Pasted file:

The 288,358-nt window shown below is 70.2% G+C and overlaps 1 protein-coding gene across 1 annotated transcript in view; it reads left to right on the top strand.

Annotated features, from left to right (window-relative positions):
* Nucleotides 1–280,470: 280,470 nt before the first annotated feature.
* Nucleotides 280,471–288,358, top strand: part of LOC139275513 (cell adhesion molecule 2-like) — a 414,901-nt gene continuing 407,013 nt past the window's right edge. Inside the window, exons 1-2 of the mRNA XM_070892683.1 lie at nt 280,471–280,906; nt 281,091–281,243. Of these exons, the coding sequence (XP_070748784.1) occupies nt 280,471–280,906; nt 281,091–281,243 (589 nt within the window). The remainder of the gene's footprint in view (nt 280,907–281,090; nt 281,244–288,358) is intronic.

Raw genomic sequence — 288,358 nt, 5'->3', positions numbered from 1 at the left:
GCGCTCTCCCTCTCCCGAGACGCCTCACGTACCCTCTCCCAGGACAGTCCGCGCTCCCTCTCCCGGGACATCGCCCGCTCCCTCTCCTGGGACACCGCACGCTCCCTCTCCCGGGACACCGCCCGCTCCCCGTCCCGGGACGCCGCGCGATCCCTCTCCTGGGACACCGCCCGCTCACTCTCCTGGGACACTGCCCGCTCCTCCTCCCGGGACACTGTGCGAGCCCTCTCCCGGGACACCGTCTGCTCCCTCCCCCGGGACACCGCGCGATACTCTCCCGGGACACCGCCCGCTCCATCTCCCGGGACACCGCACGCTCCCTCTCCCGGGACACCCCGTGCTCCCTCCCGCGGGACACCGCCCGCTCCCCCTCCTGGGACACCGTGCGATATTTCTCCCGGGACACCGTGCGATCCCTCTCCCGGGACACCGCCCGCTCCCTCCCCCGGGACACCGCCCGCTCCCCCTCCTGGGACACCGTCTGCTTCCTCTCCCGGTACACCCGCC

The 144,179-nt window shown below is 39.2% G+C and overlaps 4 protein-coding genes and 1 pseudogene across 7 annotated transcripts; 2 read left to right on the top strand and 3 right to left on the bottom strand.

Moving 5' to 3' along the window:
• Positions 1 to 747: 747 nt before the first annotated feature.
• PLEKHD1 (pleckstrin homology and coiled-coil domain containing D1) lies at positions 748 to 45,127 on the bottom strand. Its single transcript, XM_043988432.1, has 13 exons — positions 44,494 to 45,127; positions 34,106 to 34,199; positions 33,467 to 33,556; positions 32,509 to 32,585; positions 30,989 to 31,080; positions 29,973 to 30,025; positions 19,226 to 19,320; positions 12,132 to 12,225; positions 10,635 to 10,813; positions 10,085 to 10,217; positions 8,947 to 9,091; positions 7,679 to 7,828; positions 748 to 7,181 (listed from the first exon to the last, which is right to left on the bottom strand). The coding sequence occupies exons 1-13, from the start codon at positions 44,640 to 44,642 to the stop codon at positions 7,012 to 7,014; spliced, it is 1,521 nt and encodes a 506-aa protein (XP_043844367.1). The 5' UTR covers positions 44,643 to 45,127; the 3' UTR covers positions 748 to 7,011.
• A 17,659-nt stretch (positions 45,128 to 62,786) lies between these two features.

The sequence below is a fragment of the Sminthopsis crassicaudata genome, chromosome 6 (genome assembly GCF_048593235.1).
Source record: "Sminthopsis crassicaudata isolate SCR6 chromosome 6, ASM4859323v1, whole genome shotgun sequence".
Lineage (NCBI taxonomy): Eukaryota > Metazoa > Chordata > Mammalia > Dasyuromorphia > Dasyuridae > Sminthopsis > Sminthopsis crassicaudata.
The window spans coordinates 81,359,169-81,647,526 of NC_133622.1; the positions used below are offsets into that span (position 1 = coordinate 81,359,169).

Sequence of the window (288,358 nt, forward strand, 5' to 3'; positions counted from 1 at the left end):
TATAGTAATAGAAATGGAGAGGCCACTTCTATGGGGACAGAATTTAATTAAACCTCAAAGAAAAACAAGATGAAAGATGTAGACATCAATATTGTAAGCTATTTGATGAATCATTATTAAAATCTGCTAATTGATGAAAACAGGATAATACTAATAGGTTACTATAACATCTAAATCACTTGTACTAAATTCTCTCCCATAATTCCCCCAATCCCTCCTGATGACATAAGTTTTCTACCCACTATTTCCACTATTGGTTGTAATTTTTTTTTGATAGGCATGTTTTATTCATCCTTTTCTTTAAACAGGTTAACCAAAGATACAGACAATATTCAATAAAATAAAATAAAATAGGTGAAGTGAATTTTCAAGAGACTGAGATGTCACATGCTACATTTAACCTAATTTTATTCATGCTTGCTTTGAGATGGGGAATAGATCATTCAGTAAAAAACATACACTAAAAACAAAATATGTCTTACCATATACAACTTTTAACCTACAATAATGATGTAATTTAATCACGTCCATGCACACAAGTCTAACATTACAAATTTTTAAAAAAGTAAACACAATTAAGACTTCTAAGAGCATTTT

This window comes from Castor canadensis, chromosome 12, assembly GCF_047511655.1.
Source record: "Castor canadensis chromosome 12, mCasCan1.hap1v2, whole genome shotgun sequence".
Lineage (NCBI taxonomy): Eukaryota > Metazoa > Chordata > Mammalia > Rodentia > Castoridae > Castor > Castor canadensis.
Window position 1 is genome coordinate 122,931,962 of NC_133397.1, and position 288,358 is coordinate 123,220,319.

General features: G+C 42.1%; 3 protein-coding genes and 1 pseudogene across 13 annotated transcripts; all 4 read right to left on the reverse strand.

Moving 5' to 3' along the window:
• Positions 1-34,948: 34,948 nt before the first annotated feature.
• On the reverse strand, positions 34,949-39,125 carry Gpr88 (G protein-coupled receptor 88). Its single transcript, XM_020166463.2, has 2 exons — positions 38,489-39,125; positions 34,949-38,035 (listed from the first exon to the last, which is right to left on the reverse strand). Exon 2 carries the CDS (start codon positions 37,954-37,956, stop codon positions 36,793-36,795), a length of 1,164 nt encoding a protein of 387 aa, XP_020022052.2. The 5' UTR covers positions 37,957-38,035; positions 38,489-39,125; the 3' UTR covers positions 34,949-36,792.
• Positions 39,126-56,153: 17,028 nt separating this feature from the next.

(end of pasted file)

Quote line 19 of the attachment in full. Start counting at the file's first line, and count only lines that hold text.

Source record: "Castor canadensis chromosome 12, mCasCan1.hap1v2, whole genome shotgun sequence".